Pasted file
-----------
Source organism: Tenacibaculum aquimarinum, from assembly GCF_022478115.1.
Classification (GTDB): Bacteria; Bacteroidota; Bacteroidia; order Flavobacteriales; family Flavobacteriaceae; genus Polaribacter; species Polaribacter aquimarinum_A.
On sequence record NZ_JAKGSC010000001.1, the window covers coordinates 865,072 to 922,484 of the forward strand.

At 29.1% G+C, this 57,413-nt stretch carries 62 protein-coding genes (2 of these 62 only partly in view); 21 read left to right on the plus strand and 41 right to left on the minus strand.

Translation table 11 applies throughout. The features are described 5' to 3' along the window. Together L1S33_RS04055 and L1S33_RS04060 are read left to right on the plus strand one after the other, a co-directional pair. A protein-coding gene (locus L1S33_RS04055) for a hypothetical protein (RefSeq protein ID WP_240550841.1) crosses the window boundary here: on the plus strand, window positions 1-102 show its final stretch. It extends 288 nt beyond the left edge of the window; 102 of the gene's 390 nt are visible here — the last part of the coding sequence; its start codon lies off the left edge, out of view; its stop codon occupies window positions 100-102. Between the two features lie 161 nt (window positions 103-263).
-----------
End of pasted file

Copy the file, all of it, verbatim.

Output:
Source organism: Tenacibaculum aquimarinum, from assembly GCF_022478115.1.
Classification (GTDB): Bacteria; Bacteroidota; Bacteroidia; order Flavobacteriales; family Flavobacteriaceae; genus Polaribacter; species Polaribacter aquimarinum_A.
On sequence record NZ_JAKGSC010000001.1, the window covers coordinates 865,072 to 922,484 of the forward strand.

At 29.1% G+C, this 57,413-nt stretch carries 62 protein-coding genes (2 of these 62 only partly in view); 21 read left to right on the plus strand and 41 right to left on the minus strand.

Translation table 11 applies throughout. The features are described 5' to 3' along the window. Together L1S33_RS04055 and L1S33_RS04060 are read left to right on the plus strand one after the other, a co-directional pair. A protein-coding gene (locus L1S33_RS04055) for a hypothetical protein (RefSeq protein ID WP_240550841.1) crosses the window boundary here: on the plus strand, window positions 1-102 show its final stretch. It extends 288 nt beyond the left edge of the window; 102 of the gene's 390 nt are visible here — the last part of the coding sequence; its start codon lies off the left edge, out of view; its stop codon occupies window positions 100-102. Between the two features lie 161 nt (window positions 103-263).